We had sixty degree weather for like 2 weeks straight. I walked outside in just a t-shirt and was enjoying the early signs of summer. Unfortunately, today it started snowing again. The temperature dropped and the sun is basically gone again. 

Like usual, now comes the part where I talk about some differences between Germany and the USA. 

The first thing I should probably talk about is music in Germany. To start off, Germans listen to exactly the same music we do. They listen to music in English. I know that they all speak English but I want to know if they actually understand all the songs. Of course there are also German bands but they're pretty rare. It's the same way with movies. They just dub ours into German. There are also a few true German movies but not many (Goodbye Lenin for example, every German has seen that movie). Another thing I don't entirely understand is why the German artists sing parts of their songs in English. 

This one is kind of random but Germans all write their 1's differently. It looks like 1 but the little dash-thing at the top goes all the way to the bottom. I can't find a picture of it though. Also a capital g looks just like a lower case g except bigger. There is no G like that one ------------------------------------------------------------>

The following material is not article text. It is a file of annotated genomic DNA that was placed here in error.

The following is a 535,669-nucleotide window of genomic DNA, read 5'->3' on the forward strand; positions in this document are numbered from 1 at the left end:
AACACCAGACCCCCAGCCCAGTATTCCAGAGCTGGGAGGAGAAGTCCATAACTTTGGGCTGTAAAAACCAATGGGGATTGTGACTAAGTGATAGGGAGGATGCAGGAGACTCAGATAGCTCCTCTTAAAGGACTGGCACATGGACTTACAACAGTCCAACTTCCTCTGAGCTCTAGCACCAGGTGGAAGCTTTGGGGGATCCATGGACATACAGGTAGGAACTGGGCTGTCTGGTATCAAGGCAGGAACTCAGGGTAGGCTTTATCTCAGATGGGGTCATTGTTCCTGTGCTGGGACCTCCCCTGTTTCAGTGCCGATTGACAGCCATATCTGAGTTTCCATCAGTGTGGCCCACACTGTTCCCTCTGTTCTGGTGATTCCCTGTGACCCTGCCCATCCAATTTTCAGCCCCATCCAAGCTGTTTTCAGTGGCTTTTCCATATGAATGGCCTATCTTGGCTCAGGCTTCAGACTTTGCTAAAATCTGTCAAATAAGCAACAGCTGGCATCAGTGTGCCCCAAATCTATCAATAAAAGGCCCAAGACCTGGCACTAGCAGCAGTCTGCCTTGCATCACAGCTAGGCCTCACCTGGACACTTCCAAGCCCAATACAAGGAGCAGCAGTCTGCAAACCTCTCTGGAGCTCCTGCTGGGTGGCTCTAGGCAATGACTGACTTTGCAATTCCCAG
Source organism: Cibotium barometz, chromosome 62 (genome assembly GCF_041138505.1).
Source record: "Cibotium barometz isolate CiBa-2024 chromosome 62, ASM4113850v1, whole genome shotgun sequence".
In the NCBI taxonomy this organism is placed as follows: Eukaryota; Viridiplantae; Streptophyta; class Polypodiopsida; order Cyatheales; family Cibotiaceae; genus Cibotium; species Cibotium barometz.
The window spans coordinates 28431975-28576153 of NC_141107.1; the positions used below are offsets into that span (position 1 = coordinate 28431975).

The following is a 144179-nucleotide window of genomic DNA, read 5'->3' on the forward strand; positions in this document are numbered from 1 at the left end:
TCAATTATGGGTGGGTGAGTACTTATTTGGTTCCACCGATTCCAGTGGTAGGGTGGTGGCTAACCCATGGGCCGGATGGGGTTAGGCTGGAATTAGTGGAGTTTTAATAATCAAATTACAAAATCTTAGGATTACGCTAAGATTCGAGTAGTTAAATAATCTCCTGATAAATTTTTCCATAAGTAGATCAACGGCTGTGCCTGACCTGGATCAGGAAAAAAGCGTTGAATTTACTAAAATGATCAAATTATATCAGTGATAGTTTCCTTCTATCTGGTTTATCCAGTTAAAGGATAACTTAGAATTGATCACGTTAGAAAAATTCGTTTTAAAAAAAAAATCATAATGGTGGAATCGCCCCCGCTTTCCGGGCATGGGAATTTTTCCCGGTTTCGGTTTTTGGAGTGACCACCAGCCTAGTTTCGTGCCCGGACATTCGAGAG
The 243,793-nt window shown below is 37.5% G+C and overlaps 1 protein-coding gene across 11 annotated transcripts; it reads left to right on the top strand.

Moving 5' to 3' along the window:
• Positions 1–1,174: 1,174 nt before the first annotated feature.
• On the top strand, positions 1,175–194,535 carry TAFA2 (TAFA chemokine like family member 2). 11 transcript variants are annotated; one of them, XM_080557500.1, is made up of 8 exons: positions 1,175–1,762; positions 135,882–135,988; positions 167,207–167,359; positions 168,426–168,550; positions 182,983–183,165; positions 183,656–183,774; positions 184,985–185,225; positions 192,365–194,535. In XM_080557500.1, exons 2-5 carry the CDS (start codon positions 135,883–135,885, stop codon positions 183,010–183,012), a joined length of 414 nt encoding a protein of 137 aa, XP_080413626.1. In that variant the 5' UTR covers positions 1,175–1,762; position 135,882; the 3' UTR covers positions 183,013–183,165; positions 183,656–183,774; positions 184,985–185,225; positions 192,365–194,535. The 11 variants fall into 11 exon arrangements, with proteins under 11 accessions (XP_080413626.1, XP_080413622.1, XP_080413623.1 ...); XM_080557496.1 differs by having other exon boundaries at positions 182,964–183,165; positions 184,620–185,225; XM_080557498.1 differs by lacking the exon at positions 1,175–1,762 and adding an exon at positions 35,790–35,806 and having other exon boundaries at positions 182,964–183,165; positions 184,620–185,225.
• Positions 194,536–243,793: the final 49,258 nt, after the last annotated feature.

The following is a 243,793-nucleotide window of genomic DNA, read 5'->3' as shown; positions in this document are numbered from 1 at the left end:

I write my G's like that and they used to always ask me what that was. 

Another thing about Germany is that the deposit on a bottle is like 45 cents instead of 5. Also, the deposit is on all bottles. When you get almost 50 cents per bottle back, it's needless to say that everyone brings them back. Another thing is that in Germany people search through public garbage cans to find cans and bottles to return for money. In the USA, I guess people do this too but here it really is normal. You see grown men in business suits searching through trash bins to find a bottle. 

I don't know what it is about taking notes in Germany but no one uses lined paper. They all use graph paper instead. In German, English or French class; they still take notes on graph paper. I'm starting to catch on to this and now write mostly on graph paper too. Also, no one uses pencils. Seeing as their fountain pens are erasable, there is really no need for pencils. 

Germans tell time as 0,1,2,3,4,5,6,7,8,9,10,11,12,13,14,15,16,17,
18,19,20,21,22,23 o'clock. They also use the day/month/year setting when writing the date. This next one goes without saying but Germany is on the metric system.